In the feeding of the 5,000 (Mt. 14:13-21) and the feeding of the 4,000 (Mt. 15:29-39) we have important similarities and dissimilarities. Similarities: Both point forward to the lavish Messianic Banquet (Isa. 25:6; Rev. 19:9), as well as, point back to the miraculous provisions for God's people in the desert (Ex. 16). Both stories reveal that Jesus is the powerful Creator. If energy = mass times the speed of light squared, light and life himself (energy!, John 1:1-3) can surely make anything he'd like. Likewise, both stories show Jesus' http://www.blogger.com/post-edit.g?blogID=12152051&postID=7420917184277253424compassion for the daily needs of His follower (cf. Mt. 6:33). Dissimilarities: The 12 baskets from the feeding of the 5,000 of mostly Jewish listeners seem to be a symbolic representation for the 12 tribes of Israel. The 7 baskets from the feeding of the 4,000 of mostly Gentile listeners seem to be symbolic for God's love for all people, Gentiles included (7 is the number that symbolizes completeness). Craig Blomberg notes, "Even the Greek words for 'basket' in the two passages differ (kophinos and spuris), corresponding, respectively, to characteristic Jewish and Hellenistic bags or sacks." Hence, Matthew, once again, is showing that the Messiah has come for both Jew and Gentile (culminating on the Cross of Calvary, 1 John 2:2).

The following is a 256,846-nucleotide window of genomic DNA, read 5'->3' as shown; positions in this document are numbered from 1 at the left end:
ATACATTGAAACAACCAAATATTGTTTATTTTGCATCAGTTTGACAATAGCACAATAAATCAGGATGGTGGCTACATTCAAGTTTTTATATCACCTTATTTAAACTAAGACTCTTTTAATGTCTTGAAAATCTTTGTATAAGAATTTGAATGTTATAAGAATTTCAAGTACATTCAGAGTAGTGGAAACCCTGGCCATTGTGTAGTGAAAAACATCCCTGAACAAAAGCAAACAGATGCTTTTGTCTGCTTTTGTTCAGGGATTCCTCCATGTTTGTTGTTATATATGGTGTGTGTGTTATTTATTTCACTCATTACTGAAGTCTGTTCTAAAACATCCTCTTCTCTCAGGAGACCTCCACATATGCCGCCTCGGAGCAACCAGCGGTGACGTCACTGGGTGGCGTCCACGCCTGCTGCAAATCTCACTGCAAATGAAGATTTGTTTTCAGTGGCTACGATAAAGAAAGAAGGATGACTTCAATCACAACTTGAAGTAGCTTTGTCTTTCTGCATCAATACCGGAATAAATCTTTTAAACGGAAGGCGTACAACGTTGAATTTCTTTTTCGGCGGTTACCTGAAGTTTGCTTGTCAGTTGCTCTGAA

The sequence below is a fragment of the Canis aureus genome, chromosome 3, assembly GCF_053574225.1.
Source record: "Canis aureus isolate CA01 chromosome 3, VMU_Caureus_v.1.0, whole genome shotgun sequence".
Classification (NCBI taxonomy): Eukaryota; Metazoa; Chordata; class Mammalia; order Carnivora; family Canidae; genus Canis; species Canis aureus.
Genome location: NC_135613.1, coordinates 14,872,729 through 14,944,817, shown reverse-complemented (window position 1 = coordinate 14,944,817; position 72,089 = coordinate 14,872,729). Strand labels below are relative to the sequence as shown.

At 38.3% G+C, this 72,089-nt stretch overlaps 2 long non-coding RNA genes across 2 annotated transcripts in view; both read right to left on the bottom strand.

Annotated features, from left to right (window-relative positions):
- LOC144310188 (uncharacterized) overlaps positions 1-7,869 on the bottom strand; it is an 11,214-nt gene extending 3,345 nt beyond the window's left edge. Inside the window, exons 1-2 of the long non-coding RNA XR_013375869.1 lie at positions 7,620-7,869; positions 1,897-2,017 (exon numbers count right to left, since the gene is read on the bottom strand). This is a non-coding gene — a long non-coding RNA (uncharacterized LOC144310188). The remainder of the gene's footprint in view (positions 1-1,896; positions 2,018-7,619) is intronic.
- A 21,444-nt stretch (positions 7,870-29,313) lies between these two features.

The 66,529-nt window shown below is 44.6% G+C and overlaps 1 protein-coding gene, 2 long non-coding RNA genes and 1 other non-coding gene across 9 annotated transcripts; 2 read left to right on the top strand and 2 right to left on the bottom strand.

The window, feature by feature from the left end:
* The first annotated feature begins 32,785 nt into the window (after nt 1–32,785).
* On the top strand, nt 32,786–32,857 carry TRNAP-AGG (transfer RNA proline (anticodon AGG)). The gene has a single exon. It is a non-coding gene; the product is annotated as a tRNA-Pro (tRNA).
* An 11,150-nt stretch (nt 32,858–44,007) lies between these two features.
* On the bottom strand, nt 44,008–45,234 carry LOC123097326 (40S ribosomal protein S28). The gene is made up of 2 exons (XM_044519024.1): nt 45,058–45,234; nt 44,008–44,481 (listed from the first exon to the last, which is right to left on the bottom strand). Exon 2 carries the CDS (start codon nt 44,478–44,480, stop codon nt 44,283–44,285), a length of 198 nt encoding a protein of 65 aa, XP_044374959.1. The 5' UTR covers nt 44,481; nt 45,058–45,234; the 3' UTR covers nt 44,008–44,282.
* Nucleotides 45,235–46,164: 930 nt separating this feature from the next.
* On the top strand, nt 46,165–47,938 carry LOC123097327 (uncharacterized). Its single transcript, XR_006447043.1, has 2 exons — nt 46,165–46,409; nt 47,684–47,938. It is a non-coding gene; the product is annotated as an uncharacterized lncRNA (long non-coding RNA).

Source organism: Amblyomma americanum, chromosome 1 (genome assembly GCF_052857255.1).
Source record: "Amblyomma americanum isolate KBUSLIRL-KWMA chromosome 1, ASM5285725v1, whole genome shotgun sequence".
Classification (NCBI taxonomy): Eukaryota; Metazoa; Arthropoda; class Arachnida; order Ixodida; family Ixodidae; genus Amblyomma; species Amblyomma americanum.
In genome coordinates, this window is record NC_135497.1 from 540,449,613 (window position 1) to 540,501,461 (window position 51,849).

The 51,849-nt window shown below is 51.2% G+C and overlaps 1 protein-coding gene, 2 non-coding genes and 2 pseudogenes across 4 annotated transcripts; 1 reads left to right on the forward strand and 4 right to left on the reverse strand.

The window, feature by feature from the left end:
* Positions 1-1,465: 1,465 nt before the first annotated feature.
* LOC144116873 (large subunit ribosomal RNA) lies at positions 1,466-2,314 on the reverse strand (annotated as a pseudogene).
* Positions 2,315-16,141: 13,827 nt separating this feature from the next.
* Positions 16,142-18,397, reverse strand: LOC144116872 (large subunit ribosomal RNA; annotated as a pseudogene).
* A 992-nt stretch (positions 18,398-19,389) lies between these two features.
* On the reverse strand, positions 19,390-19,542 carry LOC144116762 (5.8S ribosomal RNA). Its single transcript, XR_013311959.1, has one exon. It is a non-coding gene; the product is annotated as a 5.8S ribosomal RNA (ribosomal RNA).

Between these 2 stories, we read about Jesus walking on the water and causing the waters to be still (Mt. 14:22-36). This appears to be an allusion back to Genesis 1, when the chaotic waters are subject to God's Word. Fittingly, Jesus identifies himself as "I AM" to His disciples (14:27). He is YHWH, incarnate (Ex. 3:14; Isa. 43:10; 51:2). As such, it was appropriate for the disciples to worship Him (Mt. 14:33). We know, however, that the full revelation of the Son of God was still in the future. Yes, the Son of God was God in the flesh. And yes, matter of all kinds (bread, fish, water) were subject to His bidding. But the glory of the Son is found in His willingness to lay down His life for rebellious sinners (John 6:38). We worship God not only as Creator, but as our Redeemer. Only through the lens of the Cross can we properly worship Christ and live for Him. Only through the Cross can we have the same kind of compassion for hungry crowds. Only through the Cross can we have faith in Christ no matter how deadly the storms of life become. Only through the Cross, did doubting Peter become faithful Peter (14:28-31; Acts 4:18-20). So, let us believe and not doubt today for the glory of our suffering Savior.